My first Python project is going to be some simple celestial cartography; I also worked out on the plane all the equations I need for putting polygons and great and small circles on the sphere and projecting them onto the plane. First rule of astrometry and celestial cartography: Don't use RA, Dec pairs to locate objects, use unit vectors on the sphere. No coordinate singularities or discontinuities, and spherical trig turns into simple vector operations.


clustocentric morphologies

Quintero and I (read: Quintero) produced this plot today:

(Click to enlarge.) The galaxies shown are randomly selected galaxies in bins of clustocentric distance (scaled by virial radius) and color; the images have been rotated such that the (large) cluster that each galaxy is near is to the left. As I see it, one of these galaxies has a badly measured color (SDSS problem), and one is strongly asymmetric in a way that is likely related to the cluster. Most of the galaxies show no strong sign of the nearby cluster. Note that galaxies at 0 to 0.3 on the horizontal axis are likely falling in to the cluster now.


bright galaxies in SDSS

Wu showed me that most of the bright galaxies in the Virgo Cluster are not detected properly in the Sloan Digital Sky Survey! Admittedly, the SDSS software is optimized for 16–19 mag galaxies, but seriously, this is a disgrace! We have to decide whether we are going to punt on our Virgo Cluster update or else fix the SDSS catalog at the bright end (a huge job).

Quintero made some nice figures, but nothing was fully ready in time for this blog post!



Again my work was vicarious: I helped Morad with the plotting of PRIMUS spectra, and Quintero with the display of galaxy images. Also conversations with Kazin and Willman.


PRIMUS redshifts, galaxy morphologies

Vicariously I worked on PRIMUS redshifts with Morad, who is adapting Blanton's kcorrect code to fit redshifts to the ultra-low resolution spectroscopy we are taking with IMACS on Magellan. Why ultra-low? Because we can fit far more spectra into the field and take far more redshifts per hour than anyone else. We hope.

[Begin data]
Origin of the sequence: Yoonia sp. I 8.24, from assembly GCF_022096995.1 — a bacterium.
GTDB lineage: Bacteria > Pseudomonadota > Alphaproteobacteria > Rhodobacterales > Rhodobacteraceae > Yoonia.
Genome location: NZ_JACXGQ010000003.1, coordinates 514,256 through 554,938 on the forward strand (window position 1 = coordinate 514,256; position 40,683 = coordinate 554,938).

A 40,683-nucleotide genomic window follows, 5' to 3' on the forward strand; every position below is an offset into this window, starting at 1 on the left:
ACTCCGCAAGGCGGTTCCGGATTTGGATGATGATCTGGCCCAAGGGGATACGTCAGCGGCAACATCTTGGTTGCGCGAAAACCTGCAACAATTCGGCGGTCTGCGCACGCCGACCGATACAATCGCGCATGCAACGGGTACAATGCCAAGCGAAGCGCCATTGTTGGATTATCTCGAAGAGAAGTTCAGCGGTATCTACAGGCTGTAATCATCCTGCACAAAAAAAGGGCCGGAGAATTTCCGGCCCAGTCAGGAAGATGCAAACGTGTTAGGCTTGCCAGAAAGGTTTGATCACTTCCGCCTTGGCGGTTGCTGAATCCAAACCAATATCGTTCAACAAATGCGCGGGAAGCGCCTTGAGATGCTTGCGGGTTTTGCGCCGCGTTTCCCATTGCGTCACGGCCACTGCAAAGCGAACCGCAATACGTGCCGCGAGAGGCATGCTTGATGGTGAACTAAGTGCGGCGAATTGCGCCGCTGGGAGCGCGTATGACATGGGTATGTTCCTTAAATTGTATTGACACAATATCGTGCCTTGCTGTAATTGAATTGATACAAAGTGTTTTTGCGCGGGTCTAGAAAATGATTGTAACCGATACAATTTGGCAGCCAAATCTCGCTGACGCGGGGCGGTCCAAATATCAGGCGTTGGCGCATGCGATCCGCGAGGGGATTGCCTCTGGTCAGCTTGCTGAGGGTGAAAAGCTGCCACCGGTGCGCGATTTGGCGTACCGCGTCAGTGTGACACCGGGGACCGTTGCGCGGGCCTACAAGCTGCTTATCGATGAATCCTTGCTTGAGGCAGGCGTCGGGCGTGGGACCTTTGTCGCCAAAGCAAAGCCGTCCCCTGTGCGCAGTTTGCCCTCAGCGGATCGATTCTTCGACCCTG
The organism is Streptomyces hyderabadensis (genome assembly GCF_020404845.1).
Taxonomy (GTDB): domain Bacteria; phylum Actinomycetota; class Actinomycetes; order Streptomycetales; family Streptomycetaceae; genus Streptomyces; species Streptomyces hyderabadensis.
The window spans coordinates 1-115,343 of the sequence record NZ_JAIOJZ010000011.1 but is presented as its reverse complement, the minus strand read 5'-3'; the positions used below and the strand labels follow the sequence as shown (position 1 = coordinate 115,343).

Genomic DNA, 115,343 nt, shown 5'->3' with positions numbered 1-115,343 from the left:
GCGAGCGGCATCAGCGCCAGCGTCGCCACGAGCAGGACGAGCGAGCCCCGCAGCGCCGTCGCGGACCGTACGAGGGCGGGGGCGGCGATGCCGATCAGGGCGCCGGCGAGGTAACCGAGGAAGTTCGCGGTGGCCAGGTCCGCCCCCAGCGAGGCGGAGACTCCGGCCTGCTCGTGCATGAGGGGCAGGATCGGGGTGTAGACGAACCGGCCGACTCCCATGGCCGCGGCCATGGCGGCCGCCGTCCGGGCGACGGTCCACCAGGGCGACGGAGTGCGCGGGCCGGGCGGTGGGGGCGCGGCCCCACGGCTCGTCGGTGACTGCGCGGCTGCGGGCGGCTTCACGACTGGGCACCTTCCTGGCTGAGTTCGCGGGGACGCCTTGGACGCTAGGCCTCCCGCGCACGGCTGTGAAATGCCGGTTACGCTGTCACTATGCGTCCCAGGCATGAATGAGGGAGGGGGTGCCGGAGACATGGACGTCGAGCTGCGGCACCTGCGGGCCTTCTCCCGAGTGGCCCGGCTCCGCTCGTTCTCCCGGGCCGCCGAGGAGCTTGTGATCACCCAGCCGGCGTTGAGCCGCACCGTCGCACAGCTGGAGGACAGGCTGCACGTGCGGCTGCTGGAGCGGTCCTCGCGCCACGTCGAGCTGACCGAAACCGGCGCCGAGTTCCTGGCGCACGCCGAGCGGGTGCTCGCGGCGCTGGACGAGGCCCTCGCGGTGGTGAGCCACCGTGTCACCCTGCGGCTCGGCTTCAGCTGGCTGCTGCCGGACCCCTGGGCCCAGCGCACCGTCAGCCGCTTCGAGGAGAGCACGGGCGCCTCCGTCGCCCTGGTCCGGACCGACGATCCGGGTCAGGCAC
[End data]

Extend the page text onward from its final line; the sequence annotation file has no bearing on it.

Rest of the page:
I worked also with Quintero on getting set up to look at galaxy morphologies in cluster infall regions. I am excited, because—unlike with many projects—we have no idea what we are going to find. Usually we have some clue.

I am also doing astrometry.net stuff, but today it occupied my brain at nice +19.


infall regions, GALEX

With Quintero, I worked on the possibility of finding evidence for galaxy transformations/evolution on infall to large galaxy clusters. We are looking at the morphologies of galaxies in the coordinate system defined by the nearest cluster.

I also started to re-build astrometric standards information relevant to solving GALEX (ie, ultraviolet) data blind. Apparently this problem is non-trivial, in that UV-bright stars are rare.



[Yesterday:] Risa Wechsler (Chicago) gave a nice talk in which she showed that a simple insertion of galaxies into subhalos (dark-matter concentrations within virialized dark-matter halos) according to the subhalo circular velocity (expected velocity of a test particle on a circular orbit in the subhalo) produced a halo occupation (number of galaxies per halo of a given mass) that nicely explains the correlation function of galaxies and the abundance of galaxy groups of a fixed multiplicity. It also explained the variations in the correlation function with scale, galaxy luminosity, and even redshift.